The false beauty portrayed in the media gives everyone exposed to it a skewed perception of what beauty really is. Much of the “beauty” so many people seek to obtain is not naturally obtainable. 80% of women and girls feel worse about themselves after seeing a beauty advertisement (Matlins, 2011). The sad part is only 5% of women in the United States actually fit the body type popularly portrayed in advertising (Jean, 2011). In magazines and ads much of it is Photoshop and in real life it is plastic surgery and makeup.

According to a recent study, children as young as 10 are worried about and often dissatisfied with their appearance (Matlins, 2011). A child’s happiness is directly related to the way they perceive their body. For girls, their body image is directly linked to how thin they are. 69% of girls feel that models in magazines have a major influence on what they think a perfect body should look like (Matlins, 2011). Boys were happiest when they were neither too lean nor too heavy. Just 30 minutes of television programming and advertising can change the way a young person perceives the shape of his/her body (Viskovicz 2012).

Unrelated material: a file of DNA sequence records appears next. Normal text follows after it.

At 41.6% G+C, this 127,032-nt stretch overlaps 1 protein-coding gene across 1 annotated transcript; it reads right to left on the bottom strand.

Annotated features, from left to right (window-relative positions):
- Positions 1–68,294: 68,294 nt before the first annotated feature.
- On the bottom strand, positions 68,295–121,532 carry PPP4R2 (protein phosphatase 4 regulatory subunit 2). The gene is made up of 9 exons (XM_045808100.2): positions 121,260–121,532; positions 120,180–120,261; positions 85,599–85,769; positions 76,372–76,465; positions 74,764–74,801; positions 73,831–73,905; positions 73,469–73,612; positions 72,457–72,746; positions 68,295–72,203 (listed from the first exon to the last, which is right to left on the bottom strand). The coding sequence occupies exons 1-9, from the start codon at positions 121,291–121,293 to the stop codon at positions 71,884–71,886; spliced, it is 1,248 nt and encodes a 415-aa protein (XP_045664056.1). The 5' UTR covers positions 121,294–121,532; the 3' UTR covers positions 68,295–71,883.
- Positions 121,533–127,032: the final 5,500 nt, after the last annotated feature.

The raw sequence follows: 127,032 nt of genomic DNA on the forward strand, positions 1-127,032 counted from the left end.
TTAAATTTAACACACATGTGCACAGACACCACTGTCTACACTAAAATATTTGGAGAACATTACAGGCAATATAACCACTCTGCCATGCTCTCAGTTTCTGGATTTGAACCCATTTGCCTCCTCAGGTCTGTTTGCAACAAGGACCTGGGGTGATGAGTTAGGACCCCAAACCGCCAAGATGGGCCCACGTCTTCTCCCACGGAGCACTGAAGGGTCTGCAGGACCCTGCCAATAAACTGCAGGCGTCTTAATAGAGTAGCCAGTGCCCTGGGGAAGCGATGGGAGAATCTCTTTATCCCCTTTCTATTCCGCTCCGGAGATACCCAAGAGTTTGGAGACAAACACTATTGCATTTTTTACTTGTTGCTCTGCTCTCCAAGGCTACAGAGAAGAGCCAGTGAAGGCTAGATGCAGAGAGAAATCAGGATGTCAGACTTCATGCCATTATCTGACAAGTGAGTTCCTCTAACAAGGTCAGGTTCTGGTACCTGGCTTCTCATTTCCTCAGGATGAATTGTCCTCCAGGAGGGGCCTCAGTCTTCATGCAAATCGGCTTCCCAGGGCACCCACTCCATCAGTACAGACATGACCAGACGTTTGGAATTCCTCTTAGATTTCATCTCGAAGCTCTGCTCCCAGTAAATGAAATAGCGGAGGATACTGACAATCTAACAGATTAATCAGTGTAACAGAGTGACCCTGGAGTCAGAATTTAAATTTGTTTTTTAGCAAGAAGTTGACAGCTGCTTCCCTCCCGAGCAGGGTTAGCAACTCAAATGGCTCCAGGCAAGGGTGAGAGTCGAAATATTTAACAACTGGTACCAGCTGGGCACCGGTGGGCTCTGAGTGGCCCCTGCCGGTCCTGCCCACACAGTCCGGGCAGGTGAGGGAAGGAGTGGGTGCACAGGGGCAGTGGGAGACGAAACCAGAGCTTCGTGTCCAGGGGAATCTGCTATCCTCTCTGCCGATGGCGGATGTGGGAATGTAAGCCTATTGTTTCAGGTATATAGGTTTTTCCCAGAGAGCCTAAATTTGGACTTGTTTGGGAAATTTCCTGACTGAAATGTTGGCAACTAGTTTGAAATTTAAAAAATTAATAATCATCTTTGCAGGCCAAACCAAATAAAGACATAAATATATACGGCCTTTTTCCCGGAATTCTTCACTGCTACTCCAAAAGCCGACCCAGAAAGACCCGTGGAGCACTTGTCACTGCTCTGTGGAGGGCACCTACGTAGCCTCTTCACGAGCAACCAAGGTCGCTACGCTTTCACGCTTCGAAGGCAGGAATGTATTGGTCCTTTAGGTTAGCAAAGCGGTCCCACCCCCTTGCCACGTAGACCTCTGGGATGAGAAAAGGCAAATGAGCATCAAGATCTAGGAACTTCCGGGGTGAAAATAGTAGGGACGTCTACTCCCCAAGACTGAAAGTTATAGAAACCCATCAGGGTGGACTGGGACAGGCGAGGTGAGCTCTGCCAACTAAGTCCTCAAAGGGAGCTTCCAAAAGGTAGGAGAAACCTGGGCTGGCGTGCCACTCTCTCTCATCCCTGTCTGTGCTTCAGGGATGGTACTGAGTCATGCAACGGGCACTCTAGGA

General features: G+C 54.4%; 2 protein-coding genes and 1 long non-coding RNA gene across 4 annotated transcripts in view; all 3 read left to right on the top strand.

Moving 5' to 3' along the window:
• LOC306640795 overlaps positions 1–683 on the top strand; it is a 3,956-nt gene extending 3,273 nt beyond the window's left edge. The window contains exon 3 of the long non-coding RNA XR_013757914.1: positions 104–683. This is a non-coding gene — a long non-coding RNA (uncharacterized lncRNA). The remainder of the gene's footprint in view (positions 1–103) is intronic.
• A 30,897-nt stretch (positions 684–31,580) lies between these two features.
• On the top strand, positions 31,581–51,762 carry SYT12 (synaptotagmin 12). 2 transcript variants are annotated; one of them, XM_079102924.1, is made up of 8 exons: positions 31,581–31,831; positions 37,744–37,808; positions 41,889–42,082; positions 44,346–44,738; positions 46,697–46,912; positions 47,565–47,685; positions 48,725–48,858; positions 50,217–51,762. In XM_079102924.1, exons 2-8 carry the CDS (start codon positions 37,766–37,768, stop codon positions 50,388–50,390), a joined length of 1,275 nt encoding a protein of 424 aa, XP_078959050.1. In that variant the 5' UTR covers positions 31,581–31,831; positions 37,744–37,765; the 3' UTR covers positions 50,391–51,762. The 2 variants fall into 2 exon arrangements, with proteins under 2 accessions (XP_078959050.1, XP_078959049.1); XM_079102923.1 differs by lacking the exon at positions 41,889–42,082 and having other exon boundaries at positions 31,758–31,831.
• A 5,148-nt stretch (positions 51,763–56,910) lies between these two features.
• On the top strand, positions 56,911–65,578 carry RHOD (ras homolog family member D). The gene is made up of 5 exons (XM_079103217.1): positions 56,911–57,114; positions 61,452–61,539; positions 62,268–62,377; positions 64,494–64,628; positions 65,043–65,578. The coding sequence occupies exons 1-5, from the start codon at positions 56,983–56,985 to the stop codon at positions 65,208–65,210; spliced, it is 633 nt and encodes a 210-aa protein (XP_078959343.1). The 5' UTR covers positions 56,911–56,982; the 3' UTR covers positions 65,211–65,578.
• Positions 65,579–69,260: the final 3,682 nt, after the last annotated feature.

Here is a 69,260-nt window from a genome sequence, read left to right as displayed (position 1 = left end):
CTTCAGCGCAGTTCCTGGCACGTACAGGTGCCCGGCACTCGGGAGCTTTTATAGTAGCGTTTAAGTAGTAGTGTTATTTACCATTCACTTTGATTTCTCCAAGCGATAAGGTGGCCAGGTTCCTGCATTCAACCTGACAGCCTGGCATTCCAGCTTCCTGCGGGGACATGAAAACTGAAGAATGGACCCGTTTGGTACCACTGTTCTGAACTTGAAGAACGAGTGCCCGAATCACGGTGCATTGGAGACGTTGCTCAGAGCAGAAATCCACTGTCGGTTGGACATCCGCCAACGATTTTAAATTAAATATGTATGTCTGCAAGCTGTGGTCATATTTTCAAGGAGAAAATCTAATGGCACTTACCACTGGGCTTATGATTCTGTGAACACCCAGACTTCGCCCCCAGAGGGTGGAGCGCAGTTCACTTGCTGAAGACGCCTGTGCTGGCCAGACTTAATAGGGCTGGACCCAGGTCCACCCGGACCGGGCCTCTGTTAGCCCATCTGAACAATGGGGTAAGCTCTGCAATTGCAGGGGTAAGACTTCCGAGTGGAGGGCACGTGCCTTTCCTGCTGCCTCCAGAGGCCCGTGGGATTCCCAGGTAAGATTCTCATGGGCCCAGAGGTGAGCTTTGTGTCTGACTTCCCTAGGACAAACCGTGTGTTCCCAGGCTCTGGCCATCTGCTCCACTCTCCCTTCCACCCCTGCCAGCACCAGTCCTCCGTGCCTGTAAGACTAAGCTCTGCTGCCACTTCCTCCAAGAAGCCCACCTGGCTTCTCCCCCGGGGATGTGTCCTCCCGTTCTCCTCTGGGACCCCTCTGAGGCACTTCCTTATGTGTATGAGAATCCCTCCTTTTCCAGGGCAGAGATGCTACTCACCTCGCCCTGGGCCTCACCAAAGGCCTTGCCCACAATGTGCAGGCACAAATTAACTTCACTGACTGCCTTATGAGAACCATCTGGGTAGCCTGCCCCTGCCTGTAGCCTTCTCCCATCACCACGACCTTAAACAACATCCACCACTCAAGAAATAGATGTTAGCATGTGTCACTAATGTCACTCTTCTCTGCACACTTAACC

The effect advertisements have on the average person is often daunting. One might say that the magazine editors do not know what they are doing and they should not be the ones to blame, but they know exactly what they are doing. They know you will aspire to obtain the beauty you see in their magazines and that is why 9 times out 10 the next page after an article titled, “10 Ways to Be The Most Beautiful You” there will be 5 advertisements with the latest makeup and beauty enhancers. Though women go through a great deal to be beautiful and desirable they want their beauty to appear effortless.